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Felicity Bradstock

Felicity Bradstock

Felicity Bradstock is a freelance writer specialising in Energy and Finance. She has a Master’s in International Development from the University of Birmingham, UK.

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The War for Profitability Within the Wind Industry

  • After facing setbacks due to supply chain disruptions and quality issues with large turbines, major wind energy companies are fighting to return to profitability.
  • Companies like Orsted and Vestas are seeing positive signs of improved financial performance, while Siemens Gamesa is undergoing restructuring to fix quality issues and boost its wind business.
  • The global demand for wind energy remains strong, but companies must prioritize thorough testing and navigate supply chain volatility to succeed in the long run.

The wind energy industry has fallen into a rut, as several major companies have been plagued with setbacks due to supply chain and quality control issues. Now, wind energy majors are looking to reshape their business to ensure that they can become profitable fast. As countries around the globe transition to green, these companies have a major role to play in developing renewable energy operations, however, they will have to prove they are up to the job after experiencing performance and profitability issues during the post-pandemic period.

Several major wind energy developers have faltered in recent years due to a variety of challenges. Firstly, during and following the pandemic, supply chains were severely disrupted, causing many wind companies to fall behind in developing new projects. Secondly, these supply chain disruptions and the growing demand for materials associated with renewable energy operations meant that the prices of turbines increased significantly. Thirdly, several wind energy firms have been racing to develop the biggest, most efficient turbines in recent years. As they accelerated the production and rollout of these giant turbines, there were several reports of malfunctions, and much of the equipment needed to be recalled.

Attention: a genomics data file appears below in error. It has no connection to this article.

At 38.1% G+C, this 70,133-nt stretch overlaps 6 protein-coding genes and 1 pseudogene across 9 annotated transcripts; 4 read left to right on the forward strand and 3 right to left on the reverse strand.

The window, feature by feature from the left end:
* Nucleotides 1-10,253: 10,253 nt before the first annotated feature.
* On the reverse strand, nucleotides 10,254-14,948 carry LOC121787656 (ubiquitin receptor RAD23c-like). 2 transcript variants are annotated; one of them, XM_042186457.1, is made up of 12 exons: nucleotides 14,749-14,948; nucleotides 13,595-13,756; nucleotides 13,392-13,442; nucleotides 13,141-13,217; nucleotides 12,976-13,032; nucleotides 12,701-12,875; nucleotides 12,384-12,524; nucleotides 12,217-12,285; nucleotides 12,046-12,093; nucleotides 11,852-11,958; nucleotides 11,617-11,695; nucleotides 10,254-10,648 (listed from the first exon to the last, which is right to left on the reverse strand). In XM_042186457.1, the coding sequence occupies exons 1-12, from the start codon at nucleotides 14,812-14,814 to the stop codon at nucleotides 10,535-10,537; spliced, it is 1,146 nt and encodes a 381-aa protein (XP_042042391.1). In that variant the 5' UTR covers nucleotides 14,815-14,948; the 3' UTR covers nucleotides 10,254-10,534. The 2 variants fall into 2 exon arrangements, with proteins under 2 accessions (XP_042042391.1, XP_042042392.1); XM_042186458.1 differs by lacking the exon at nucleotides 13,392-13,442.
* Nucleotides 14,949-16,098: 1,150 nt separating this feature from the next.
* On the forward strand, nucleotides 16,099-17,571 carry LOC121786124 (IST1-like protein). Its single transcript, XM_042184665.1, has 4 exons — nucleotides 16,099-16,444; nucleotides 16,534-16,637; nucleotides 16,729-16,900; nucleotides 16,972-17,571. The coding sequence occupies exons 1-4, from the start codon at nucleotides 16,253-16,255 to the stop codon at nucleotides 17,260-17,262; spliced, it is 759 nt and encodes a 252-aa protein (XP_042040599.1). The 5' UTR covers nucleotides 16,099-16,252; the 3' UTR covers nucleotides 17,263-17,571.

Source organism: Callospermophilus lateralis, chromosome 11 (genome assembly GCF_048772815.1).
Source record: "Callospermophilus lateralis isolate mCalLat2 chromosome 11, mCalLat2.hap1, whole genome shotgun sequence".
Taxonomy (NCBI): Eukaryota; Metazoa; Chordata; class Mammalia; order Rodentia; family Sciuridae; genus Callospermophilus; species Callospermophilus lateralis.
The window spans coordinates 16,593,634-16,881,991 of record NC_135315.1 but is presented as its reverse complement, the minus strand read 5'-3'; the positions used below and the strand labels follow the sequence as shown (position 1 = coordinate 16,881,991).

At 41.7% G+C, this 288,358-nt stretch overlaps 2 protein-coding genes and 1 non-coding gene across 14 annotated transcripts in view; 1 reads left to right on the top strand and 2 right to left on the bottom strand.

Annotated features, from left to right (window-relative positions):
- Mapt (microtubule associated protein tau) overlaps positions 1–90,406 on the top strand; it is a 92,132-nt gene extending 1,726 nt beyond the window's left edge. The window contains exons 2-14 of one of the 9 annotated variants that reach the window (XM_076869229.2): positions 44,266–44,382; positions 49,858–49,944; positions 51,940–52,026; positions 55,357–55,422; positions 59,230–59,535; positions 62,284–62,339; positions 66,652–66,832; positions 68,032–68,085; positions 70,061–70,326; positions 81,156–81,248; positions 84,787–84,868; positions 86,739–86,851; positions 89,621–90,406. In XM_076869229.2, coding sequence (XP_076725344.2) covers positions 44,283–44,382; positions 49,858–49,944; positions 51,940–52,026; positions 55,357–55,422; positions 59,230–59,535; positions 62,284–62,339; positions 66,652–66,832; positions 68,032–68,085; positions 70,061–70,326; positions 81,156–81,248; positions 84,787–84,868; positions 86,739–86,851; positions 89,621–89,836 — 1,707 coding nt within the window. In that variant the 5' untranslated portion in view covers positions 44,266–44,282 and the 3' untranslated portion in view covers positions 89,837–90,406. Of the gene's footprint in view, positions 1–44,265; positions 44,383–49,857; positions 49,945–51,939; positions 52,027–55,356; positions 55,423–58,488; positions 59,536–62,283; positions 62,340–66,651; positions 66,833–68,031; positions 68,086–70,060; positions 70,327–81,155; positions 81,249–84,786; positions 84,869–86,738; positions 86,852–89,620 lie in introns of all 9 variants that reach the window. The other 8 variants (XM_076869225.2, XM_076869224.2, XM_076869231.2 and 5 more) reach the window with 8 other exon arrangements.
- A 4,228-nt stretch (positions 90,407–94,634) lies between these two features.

The world's biggest offshore wind farm developer, Denmark’s Orsted, has seen profits fall in recent years due to rising inflation, interest rate hikes, and supply chain delays. However, in May, Orsted announced that its gross profit before interest, tax, depreciation, and amortization - excluding new partnerships - increased by 8 percent from the same period the previous year to $1.08 billion. This followed the stepping down of the company’s finance and operations chiefs last November, as well as the pausing of its dividend payouts. Orsted’s CEO Mads Nipper stated, “I am confident that we are on track to deliver on our business plan going forward.” 

Vestas, another Danish wind major, announced this year that it was back in black after a couple of bad years. The company’s annual report put the return to profitability down to its commercial and operational discipline. Vestas achieved a full-year operating profit before special items of $249 million, compared to a loss of $1.2 billion the previous year. The firm’s CEO Henrik Andersen stated, “Continued geopolitical volatility as well as slow permitting and insufficient grid build-out across markets are expected to cause uncertainty in 2024.” Nonetheless, Vestas expects to achieve a full-year operating profit margin before special items of between 4 percent and 6 percent, compared to 1.5 percent in 2023 and minus 8 percent in 2022.